- Washington is deploying fewer troops to joint military exercises with South Korea
- Defense Secretary James Mattis says the move has nothing to do with placating North Korea, but strategists say otherwise
Fewer U.S. soldiers will be participating in joint military drills with South Korean forces this year — a move Washington said isn't designed to pacify Pyongyang, but many analysts are skeptical.
Around 17,500 U.S. service members will be participating in the 10-day joint exercise, which began Monday, the U.S. Department of Defense said in a Friday statement. That's down from last year's 25,000 troops. Defense Secretary James Mattis said the downsized numbers reflected a need for fewer personnel and had nothing to do with recent heated rhetoric between President Donald Trump and North Korean leader Kim Jong Un, Reuters reported.
Strategists, however, begged to differ.
"Reducing the number of troops involved in the exercises is a strong strategic move," said Troy Stangarone, senior director at the Korea Economic Institute of America. "It helps to deescalate some of the tensions that have developed recently, while not sacrificing on key training exercises, which have become more critical in light of North Korea's increasingly bold moves."
It also demonstrated to the international community that Washington was trying to de-escalate the current crisis, Stangarone added.
U.S.-South Korean military drills typically take place twice a year — March and August — with the intention of honing command operations on the Korean Peninsula. They are part of Washington's strategic defense umbrella in Asia, which includes 28,000 and 50,000 military personnel in South Korea and Japan, respectively.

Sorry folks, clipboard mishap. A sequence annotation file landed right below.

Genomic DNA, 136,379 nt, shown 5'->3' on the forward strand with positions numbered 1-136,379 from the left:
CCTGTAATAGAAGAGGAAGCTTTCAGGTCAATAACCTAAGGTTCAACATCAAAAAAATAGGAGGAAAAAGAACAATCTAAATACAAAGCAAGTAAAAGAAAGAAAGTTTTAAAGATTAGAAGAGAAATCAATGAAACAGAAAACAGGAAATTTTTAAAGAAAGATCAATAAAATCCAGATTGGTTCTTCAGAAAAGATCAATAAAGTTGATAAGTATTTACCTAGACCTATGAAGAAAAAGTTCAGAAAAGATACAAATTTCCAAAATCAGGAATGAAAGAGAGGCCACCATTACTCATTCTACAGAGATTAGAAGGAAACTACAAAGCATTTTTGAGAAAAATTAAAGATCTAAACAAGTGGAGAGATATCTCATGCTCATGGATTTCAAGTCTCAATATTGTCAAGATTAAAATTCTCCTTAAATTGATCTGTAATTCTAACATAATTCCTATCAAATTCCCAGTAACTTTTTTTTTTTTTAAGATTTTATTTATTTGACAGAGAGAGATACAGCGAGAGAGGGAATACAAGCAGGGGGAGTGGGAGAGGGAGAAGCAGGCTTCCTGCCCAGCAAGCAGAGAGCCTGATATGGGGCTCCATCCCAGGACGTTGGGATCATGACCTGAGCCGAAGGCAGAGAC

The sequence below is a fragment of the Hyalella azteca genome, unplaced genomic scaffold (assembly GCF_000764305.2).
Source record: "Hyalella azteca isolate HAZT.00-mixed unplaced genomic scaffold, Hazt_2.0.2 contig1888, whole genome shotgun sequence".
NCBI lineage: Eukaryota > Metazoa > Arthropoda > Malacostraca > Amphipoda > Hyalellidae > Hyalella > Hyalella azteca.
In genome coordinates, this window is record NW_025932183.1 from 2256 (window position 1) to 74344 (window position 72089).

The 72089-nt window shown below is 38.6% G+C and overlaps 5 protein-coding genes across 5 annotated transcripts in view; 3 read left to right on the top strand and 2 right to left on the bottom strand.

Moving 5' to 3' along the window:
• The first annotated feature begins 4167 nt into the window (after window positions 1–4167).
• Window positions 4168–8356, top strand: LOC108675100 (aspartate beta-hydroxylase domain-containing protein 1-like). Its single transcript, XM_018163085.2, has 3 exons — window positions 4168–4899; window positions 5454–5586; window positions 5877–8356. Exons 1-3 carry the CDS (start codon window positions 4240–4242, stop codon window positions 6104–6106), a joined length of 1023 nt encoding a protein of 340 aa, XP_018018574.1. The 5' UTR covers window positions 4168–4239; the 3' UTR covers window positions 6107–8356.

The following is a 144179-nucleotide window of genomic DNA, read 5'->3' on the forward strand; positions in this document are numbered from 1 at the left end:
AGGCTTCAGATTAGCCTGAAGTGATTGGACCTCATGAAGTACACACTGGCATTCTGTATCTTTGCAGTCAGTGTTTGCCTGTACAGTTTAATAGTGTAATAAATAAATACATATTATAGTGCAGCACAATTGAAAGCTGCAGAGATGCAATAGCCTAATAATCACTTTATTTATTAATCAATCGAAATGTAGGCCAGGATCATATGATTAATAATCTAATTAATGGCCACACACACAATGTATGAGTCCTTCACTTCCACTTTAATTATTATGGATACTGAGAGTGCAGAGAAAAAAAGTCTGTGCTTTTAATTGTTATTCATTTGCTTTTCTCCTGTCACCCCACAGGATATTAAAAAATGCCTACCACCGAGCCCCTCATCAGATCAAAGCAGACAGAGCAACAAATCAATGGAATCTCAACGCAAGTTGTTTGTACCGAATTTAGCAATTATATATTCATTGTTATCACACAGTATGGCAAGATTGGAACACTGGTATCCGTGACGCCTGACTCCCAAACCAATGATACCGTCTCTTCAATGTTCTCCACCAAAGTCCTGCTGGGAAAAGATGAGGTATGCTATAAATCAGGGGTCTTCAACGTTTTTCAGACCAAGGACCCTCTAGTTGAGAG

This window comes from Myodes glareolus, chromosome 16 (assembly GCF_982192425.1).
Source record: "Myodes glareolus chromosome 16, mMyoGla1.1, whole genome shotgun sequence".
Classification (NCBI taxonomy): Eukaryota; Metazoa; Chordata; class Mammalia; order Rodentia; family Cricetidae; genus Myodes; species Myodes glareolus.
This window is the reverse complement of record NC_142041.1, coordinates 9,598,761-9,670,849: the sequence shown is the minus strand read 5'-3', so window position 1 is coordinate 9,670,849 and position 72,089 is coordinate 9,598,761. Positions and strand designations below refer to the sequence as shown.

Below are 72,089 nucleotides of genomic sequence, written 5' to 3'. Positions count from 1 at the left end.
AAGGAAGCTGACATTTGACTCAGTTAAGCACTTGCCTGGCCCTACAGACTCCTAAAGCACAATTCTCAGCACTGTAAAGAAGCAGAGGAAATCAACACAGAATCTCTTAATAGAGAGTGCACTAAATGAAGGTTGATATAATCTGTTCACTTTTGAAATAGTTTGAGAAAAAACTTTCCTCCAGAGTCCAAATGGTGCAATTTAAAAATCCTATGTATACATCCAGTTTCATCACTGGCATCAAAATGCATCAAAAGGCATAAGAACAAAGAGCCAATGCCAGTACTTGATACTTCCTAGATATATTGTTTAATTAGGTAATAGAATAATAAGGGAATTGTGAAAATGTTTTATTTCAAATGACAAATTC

Pyongyang has long complained about the annual affairs, which began in the 1970s, and the reclusive regime typically retaliates with a missile test. Following this year's war games in March, Kim's regime launched four extended-range missiles into the Sea of Japan. About a year ago, it successfully test-fired a submarine-launched ballistic missile for the first time, and that was followed by its fifth, and biggest, nuclear test.
This year, the isolated state could respond with another intercontinental ballistic missile test, warned Harry Kazanis, director of defense studies at the Center For the National Interest, an American think tank. The rogue nation launched an ICBM last month.
Mattis could be concealing the importance of the scaled down forces, Kazanis added.
"One never knows what could be happening in back-channel talks, which seem clearly are happening. Mattis could be saying one thing in public and doing something else privately. It happens more than we know," Kazanis said.
If a diminished U.S. contingent was intended to placate Pyongyang, there would be a key reason why Trump's team would prefer to keep that strategy under wraps.
"Washington does not want to look like it is doing anything that would reinforce bad behavior — North Korea tests missiles and we offer reduced military exercises as a bargaining chip would present some really bad optics," Kazanis continued.
That line of thinking has been a key reason behind Washington's refusal to accept Kim's freeze-for-freeze deal. Earlier this year, Pyongyang proposed halting nuclear activities if Washington stopped all large-scale exercises on the Korean Peninsula.
The smaller number of officers was "significant," said Scott Seaman, Asia director at political consultancy Eurasia Group. It could reflect Trump's two-pronged focus: Improving public relations around the annual exercises in addition to reassuring South Koreans that these drills were not escalating the situation beyond Washington's and Seoul's control, Seaman continued.
Kim has yet to comment on the figures, but it's not clear whether he would welcome the move. China, meanwhile, may appreciate the White House taking steps to decrease the footprint of these exercises, Seaman noted.